How did narrating The Mistress’s Revenge exclusively from Sally’s perspective impact your experience of writing the novel? At any point did you consider an omniscient narrator? How did you channel or get into the mind of this very troubled character?
I wanted to write from a first person perspective because obsession and heartbreak and desire (whether for love or for revenge) are such primeval, impalpable emotions that it’s impossible to experience them except from the inside. It’s strange, but when I first started writing as Sally, she appeared as a normally sane woman who just happened to be in the throes of a crisis, but the more I wrote, the less sane she revealed herself to be. I didn’t really have to “channel” her—she just seemed to do it all by herself.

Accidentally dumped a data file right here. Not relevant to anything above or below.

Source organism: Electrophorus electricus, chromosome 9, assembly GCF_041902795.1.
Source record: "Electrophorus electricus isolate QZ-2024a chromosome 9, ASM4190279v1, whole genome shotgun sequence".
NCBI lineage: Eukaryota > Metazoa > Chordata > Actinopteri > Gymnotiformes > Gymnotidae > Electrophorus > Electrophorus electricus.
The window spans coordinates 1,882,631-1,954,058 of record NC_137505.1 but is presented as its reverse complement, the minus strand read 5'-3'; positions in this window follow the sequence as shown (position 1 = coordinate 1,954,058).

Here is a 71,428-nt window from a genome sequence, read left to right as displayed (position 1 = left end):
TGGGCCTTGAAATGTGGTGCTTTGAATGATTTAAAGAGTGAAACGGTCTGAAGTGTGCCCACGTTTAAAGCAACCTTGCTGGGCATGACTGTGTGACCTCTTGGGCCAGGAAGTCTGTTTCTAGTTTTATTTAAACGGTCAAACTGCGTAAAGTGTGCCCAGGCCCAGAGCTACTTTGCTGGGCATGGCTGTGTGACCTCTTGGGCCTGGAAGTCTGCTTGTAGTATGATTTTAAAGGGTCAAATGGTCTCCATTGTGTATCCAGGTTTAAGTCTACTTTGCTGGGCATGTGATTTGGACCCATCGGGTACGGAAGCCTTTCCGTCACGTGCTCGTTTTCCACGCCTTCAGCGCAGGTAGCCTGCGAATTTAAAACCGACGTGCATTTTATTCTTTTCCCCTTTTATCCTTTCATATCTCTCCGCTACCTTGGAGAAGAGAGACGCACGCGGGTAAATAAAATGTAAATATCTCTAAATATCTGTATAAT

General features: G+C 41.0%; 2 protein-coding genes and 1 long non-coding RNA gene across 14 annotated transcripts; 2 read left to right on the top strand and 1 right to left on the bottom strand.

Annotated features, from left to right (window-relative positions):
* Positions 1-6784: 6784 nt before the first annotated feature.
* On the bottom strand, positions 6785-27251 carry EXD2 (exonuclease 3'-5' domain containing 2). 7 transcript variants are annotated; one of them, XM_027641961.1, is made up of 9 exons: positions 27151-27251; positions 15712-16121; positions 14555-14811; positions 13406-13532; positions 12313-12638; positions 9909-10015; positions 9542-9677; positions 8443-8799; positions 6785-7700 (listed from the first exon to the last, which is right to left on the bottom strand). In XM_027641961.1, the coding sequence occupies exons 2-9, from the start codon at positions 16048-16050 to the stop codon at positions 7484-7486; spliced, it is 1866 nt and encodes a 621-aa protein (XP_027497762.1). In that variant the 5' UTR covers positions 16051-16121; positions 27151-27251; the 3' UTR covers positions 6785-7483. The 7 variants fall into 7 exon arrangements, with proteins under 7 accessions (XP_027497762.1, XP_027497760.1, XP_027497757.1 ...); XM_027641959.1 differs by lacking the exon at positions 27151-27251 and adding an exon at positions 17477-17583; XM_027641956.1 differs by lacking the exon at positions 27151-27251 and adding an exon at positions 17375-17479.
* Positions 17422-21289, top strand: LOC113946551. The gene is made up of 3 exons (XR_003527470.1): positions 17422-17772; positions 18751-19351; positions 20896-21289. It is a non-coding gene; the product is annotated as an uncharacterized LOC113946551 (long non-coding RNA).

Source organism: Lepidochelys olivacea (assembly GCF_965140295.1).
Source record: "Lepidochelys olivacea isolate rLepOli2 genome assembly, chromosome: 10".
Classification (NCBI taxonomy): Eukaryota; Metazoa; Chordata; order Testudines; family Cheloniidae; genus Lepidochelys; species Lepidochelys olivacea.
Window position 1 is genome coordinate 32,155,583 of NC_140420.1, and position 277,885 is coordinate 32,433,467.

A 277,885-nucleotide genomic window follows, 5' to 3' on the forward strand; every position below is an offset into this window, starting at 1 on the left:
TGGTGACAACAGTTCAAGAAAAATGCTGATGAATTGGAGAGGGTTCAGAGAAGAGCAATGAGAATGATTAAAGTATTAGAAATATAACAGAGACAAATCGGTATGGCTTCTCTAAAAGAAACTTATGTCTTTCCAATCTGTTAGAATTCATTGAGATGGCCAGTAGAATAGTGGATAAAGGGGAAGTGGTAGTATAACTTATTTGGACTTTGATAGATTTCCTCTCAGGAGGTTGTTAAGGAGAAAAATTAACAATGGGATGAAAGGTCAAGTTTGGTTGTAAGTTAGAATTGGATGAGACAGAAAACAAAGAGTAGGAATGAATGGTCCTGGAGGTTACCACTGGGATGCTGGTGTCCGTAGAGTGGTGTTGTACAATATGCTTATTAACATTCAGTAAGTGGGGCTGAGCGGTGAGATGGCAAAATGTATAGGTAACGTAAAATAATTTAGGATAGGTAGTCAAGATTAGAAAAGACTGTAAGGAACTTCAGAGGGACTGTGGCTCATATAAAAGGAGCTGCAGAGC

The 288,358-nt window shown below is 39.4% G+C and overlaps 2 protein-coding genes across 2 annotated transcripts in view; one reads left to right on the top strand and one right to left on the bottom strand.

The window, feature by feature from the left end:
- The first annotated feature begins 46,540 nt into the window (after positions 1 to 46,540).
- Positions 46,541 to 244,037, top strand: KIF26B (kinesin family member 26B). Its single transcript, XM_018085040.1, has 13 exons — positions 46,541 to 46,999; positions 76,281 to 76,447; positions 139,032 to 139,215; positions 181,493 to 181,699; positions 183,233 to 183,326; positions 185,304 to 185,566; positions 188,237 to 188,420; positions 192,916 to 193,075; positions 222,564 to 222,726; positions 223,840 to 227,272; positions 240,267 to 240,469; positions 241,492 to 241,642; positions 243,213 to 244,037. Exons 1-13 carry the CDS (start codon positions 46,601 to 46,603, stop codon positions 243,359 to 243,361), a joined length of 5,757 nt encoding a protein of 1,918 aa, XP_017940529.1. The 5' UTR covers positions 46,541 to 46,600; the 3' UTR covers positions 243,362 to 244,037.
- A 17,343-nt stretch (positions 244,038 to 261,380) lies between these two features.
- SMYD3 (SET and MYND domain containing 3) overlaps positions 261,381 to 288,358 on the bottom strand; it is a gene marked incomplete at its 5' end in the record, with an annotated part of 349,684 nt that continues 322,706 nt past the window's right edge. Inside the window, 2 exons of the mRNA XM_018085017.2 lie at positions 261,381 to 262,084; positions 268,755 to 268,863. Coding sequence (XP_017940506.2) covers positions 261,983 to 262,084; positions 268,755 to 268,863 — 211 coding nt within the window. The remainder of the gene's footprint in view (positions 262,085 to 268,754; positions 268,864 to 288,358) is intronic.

Do you think that many of your readers will be able to relate to Sally’s experience as a scorned lover?
Anyone who can’t relate to it in some degree has obviously had a very fortunate love life—or no love life at all. Some of Sally’s emotional responses were drawn from my own past romantic experiences, others from talking to friends. The difference is that while most of us might fantasize about things we’d like to do to a lover who’s gone cold, Sally actually does them. I hope that, for that reason, women readers particularly will experience a kind of “there but for the Grace of God” recognition.
To what extent did you base your depiction of Sally’s suffering on any real-life experience?